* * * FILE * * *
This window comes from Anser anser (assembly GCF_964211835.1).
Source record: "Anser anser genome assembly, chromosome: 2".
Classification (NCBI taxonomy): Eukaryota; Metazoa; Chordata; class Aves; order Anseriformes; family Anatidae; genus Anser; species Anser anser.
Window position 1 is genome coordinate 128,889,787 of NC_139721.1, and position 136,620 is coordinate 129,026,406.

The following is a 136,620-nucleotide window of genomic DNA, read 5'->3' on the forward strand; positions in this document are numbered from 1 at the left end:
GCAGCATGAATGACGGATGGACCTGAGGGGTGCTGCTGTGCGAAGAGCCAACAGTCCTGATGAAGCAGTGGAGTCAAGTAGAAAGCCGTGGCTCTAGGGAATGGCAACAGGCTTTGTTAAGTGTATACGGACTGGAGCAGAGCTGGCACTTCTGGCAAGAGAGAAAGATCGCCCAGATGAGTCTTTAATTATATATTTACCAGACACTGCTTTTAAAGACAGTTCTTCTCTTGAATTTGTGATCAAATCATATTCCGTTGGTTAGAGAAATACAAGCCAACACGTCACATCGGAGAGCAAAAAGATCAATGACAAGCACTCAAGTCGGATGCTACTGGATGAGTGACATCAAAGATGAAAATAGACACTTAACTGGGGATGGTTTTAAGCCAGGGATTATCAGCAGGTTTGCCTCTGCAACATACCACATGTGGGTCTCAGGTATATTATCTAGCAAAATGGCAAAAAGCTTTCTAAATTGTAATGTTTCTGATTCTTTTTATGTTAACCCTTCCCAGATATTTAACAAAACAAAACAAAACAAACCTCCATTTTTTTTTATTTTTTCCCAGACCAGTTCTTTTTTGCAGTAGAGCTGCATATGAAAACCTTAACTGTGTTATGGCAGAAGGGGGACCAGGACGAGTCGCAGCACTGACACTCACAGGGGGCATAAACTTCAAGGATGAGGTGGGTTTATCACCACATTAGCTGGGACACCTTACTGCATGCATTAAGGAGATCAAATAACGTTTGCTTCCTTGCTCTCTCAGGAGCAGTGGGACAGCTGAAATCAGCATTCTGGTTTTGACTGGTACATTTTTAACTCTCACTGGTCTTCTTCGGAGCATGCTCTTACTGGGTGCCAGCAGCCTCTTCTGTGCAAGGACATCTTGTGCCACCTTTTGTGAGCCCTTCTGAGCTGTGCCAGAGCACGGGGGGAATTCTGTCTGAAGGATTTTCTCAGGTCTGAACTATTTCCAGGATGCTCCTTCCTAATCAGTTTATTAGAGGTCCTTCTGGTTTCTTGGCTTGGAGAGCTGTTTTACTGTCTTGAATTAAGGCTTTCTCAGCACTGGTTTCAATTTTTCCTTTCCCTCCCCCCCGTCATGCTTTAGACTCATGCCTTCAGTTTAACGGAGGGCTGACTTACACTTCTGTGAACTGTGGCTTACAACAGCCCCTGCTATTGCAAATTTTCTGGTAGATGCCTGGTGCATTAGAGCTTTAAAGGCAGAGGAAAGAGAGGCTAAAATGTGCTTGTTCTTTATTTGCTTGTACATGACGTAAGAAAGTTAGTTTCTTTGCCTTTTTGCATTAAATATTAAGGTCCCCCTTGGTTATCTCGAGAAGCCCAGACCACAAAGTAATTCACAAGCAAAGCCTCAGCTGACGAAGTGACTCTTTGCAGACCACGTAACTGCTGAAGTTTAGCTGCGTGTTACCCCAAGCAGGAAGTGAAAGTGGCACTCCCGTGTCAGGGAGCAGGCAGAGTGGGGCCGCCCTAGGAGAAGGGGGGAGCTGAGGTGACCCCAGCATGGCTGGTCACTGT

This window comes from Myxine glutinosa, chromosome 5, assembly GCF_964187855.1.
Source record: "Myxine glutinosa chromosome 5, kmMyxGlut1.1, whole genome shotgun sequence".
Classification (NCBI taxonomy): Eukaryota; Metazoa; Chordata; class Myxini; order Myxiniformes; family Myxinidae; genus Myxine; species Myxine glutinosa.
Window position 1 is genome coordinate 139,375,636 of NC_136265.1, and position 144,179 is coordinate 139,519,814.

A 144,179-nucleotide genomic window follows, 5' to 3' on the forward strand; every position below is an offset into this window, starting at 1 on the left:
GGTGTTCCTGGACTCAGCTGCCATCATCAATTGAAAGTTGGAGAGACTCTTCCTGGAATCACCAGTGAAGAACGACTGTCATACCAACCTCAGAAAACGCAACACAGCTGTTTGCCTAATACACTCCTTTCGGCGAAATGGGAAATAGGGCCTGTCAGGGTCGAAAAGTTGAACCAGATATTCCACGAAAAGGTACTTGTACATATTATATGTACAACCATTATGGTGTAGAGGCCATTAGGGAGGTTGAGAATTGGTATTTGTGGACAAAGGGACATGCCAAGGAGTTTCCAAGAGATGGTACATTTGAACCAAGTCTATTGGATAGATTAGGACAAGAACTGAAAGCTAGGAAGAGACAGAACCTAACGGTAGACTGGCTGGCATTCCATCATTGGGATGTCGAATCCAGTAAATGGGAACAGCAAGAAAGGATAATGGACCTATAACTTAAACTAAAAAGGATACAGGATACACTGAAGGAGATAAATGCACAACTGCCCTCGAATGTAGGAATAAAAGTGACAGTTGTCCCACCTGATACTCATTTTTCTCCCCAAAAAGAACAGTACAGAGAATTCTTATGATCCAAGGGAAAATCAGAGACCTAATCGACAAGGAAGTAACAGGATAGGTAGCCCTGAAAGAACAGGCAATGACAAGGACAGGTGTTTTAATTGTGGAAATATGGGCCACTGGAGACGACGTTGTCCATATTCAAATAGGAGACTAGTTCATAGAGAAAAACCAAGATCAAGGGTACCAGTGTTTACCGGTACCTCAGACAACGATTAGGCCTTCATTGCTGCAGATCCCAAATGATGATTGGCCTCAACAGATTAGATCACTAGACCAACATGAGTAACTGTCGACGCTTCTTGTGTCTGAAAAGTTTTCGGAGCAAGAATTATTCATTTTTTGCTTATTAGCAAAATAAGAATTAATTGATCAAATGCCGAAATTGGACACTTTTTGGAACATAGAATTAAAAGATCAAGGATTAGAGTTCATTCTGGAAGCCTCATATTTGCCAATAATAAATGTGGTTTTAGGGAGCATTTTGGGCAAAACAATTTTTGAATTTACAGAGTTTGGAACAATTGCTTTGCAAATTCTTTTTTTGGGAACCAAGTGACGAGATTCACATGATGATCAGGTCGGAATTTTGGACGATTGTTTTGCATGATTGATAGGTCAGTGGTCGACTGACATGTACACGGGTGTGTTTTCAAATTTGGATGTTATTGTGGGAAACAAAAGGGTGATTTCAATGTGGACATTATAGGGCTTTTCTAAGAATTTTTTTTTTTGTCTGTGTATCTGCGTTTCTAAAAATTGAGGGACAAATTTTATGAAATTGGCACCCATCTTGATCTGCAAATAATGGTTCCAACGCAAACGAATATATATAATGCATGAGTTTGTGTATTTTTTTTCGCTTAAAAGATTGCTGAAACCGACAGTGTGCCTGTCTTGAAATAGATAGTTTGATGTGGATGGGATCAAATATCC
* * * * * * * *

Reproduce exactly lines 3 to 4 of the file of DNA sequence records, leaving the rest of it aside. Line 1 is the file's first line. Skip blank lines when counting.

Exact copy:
Classification (NCBI taxonomy): Eukaryota; Metazoa; Chordata; class Aves; order Anseriformes; family Anatidae; genus Anser; species Anser anser.
Window position 1 is genome coordinate 128,889,787 of NC_139721.1, and position 136,620 is coordinate 129,026,406.